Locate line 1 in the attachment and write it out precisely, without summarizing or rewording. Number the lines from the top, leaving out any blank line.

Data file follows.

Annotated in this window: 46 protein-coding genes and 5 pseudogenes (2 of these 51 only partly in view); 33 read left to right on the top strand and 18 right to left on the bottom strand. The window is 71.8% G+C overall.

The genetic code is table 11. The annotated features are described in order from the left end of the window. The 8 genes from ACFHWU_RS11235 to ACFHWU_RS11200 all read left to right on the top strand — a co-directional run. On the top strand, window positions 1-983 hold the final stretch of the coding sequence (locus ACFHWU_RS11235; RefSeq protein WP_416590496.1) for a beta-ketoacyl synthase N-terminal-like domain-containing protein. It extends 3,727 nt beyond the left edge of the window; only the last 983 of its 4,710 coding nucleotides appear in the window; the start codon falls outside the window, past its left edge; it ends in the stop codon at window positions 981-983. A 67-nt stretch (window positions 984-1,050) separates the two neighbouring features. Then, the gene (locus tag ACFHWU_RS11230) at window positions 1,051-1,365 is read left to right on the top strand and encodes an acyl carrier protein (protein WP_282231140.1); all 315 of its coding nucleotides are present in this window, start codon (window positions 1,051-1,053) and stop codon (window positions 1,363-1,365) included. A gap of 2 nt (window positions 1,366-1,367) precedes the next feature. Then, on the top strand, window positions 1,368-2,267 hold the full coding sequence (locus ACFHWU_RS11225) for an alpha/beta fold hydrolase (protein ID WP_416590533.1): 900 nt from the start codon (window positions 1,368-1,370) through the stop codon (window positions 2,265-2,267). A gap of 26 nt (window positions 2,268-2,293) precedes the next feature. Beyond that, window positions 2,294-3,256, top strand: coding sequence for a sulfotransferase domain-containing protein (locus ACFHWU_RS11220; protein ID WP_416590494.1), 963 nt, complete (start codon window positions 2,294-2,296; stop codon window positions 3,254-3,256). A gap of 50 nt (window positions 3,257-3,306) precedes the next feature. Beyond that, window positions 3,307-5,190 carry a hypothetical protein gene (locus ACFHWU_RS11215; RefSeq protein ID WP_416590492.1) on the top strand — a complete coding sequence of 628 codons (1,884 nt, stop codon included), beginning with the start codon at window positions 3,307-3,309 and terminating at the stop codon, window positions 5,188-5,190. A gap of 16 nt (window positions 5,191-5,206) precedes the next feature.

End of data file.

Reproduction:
Annotated in this window: 46 protein-coding genes and 5 pseudogenes (2 of these 51 only partly in view); 33 read left to right on the top strand and 18 right to left on the bottom strand. The window is 71.8% G+C overall.